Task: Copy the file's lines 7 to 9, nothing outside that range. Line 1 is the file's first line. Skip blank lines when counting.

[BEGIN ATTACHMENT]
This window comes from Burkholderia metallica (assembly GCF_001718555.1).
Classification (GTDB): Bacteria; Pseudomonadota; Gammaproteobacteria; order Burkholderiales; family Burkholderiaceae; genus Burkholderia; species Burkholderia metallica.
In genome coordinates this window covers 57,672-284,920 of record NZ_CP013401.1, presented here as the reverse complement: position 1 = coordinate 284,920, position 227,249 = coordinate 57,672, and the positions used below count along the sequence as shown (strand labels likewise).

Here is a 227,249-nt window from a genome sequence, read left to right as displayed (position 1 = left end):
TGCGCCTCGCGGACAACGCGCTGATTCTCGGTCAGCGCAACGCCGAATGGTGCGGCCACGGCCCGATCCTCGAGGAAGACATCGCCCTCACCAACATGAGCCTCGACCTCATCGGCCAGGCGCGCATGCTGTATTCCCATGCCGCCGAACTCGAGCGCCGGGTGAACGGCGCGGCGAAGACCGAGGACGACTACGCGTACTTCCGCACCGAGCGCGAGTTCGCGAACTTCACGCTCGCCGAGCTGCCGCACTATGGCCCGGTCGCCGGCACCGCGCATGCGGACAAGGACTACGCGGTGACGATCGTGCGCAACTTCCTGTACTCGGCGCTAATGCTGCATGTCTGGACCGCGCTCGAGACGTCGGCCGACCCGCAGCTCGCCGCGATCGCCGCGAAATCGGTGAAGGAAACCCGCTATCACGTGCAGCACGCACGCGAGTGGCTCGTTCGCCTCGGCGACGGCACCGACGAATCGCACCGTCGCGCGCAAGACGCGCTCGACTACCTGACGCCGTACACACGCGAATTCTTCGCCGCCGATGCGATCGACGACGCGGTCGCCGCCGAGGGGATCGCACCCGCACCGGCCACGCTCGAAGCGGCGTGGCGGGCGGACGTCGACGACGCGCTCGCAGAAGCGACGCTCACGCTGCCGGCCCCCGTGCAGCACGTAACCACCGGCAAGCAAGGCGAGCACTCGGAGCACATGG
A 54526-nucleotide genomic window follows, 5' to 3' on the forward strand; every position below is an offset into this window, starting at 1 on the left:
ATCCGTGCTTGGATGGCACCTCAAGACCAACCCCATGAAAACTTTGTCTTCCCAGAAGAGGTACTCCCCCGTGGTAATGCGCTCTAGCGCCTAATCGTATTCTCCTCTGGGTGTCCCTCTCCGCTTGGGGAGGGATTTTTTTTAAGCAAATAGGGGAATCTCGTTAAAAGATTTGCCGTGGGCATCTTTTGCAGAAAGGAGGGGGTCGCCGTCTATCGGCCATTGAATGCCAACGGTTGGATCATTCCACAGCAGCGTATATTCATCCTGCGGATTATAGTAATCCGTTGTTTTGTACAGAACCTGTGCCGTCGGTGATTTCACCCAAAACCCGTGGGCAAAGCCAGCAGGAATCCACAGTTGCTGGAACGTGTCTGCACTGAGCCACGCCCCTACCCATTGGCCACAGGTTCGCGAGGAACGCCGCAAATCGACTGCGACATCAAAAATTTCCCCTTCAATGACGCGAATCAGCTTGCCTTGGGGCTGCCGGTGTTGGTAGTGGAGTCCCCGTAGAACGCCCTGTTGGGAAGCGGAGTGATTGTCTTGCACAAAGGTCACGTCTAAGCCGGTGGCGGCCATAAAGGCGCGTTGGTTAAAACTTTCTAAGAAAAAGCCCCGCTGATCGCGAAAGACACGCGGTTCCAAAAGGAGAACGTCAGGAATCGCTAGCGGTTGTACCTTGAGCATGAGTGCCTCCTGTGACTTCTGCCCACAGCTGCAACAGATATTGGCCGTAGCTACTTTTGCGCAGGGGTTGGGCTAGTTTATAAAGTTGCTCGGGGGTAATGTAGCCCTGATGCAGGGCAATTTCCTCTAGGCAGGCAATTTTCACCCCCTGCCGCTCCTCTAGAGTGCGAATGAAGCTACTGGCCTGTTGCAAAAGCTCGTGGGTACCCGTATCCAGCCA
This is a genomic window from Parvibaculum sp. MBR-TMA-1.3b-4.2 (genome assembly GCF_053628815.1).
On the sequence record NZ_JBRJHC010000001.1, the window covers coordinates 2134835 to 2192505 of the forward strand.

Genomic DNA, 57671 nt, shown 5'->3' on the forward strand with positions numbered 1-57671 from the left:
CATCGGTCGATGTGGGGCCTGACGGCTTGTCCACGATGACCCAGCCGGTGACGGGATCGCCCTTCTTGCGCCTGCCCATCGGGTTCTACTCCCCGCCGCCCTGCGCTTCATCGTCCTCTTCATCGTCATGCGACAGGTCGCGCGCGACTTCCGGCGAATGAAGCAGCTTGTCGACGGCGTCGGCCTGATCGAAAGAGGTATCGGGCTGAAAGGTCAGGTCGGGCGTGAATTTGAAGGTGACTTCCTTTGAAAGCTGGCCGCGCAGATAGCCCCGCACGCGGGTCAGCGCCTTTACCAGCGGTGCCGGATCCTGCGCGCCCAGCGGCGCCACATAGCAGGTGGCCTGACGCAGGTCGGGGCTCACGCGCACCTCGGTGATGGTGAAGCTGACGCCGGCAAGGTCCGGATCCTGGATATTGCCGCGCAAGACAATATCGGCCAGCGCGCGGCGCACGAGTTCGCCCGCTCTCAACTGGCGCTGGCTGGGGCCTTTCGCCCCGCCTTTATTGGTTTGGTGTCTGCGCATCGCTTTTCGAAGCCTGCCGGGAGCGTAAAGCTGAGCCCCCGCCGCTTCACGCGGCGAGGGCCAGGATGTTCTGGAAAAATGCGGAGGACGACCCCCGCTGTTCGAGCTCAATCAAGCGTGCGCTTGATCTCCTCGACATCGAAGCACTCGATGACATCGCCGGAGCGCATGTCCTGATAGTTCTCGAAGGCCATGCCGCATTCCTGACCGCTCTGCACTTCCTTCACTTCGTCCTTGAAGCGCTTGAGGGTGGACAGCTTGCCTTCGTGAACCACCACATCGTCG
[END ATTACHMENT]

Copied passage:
ATCCGTGCTTGGATGGCACCTCAAGACCAACCCCATGAAAACTTTGTCTTCCCAGAAGAGGTACTCCCCCGTGGTAATGCGCTCTAGCGCCTAATCGTATTCTCCTCTGGGTGTCCCTCTCCGCTTGGGGAGGGATTTTTTTTAAGCAAATAGGGGAATCTCGTTAAAAGATTTGCCGTGGGCATCTTTTGCAGAAAGGAGGGGGTCGCCGTCTATCGGCCATTGAATGCCAACGGTTGGATCATTCCACAGCAGCGTATATTCATCCTGCGGATTATAGTAATCCGTTGTTTTGTACAGAACCTGTGCCGTCGGTGATTTCACCCAAAACCCGTGGGCAAAGCCAGCAGGAATCCACAGTTGCTGGAACGTGTCTGCACTGAGCCACGCCCCTACCCATTGGCCACAGGTTCGCGAGGAACGCCGCAAATCGACTGCGACATCAAAAATTTCCCCTTCAATGACGCGAATCAGCTTGCCTTGGGGCTGCCGGTGTTGGTAGTGGAGTCCCCGTAGAACGCCCTGTTGGGAAGCGGAGTGATTGTCTTGCACAAAGGTCACGTCTAAGCCGGTGGCGGCCATAAAGGCGCGTTGGTTAAAACTTTCTAAGAAAAAGCCCCGCTGATCGCGAAAGACACGCGGTTCCAAAAGGAGAACGTCAGGAATCGCTAGCGGTTGTACCTTGAGCATGAGTGCCTCCTGTGACTTCTGCCCACAGCTGCAACAGATATTGGCCGTAGCTACTTTTGCGCAGGGGTTGGGCTAGTTTATAAAGTTGCTCGGGGGTAATGTAGCCCTGATGCAGGGCAATTTCCTCTAGGCAGGCAATTTTCACCCCCTGCCGCTCCTCTAGAGTGCGAATGAAGCTACTGGCCTGTTGCAAAAGCTCGTGGGTACCCGTATCCAGCCA
This is a genomic window from Parvibaculum sp. MBR-TMA-1.3b-4.2 (genome assembly GCF_053628815.1).
On the sequence record NZ_JBRJHC010000001.1, the window covers coordinates 2134835 to 2192505 of the forward strand.